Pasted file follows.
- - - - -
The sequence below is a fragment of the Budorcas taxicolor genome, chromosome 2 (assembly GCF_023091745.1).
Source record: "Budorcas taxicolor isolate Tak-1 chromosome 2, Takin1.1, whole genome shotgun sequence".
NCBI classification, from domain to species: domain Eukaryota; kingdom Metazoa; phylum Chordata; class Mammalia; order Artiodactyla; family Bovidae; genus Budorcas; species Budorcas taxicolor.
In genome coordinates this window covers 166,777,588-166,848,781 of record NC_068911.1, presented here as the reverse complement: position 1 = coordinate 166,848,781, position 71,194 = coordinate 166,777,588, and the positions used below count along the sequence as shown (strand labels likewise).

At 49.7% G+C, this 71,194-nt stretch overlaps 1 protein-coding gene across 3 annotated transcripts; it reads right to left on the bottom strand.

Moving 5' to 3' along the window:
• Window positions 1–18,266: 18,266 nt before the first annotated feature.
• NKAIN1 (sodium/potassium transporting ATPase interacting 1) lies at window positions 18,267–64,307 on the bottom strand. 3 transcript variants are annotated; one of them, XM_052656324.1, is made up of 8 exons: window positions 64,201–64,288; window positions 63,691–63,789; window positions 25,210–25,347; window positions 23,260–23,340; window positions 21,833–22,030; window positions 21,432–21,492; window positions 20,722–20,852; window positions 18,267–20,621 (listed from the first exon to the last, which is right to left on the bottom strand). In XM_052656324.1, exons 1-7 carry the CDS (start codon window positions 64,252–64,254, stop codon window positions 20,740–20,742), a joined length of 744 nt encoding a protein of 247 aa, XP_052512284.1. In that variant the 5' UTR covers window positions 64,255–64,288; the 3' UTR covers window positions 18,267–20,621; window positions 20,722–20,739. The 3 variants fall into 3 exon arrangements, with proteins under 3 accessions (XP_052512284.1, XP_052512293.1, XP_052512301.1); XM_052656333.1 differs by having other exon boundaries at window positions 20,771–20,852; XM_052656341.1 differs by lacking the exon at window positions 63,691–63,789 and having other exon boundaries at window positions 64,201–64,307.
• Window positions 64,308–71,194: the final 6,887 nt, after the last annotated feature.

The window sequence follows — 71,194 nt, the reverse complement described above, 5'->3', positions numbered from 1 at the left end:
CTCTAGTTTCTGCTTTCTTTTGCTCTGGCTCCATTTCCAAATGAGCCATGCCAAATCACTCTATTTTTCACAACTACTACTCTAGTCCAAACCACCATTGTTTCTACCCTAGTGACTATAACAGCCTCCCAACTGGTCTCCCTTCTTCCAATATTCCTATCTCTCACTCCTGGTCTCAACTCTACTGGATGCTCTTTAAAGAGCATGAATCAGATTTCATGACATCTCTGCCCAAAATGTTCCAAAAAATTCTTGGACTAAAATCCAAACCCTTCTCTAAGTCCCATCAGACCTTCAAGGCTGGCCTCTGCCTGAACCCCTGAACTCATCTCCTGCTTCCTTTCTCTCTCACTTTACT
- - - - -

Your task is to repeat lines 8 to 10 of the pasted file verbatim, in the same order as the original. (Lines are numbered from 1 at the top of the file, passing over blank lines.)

• NKAIN1 (sodium/potassium transporting ATPase interacting 1) lies at window positions 18,267–64,307 on the bottom strand. 3 transcript variants are annotated; one of them, XM_052656324.1, is made up of 8 exons: window positions 64,201–64,288; window positions 63,691–63,789; window positions 25,210–25,347; window positions 23,260–23,340; window positions 21,833–22,030; window positions 21,432–21,492; window positions 20,722–20,852; window positions 18,267–20,621 (listed from the first exon to the last, which is right to left on the bottom strand). In XM_052656324.1, exons 1-7 carry the CDS (start codon window positions 64,252–64,254, stop codon window positions 20,740–20,742), a joined length of 744 nt encoding a protein of 247 aa, XP_052512284.1. In that variant the 5' UTR covers window positions 64,255–64,288; the 3' UTR covers window positions 18,267–20,621; window positions 20,722–20,739. The 3 variants fall into 3 exon arrangements, with proteins under 3 accessions (XP_052512284.1, XP_052512293.1, XP_052512301.1); XM_052656333.1 differs by having other exon boundaries at window positions 20,771–20,852; XM_052656341.1 differs by lacking the exon at window positions 63,691–63,789 and having other exon boundaries at window positions 64,201–64,307.
• Window positions 64,308–71,194: the final 6,887 nt, after the last annotated feature.

The window sequence follows — 71,194 nt, the reverse complement described above, 5'->3', positions numbered from 1 at the left end: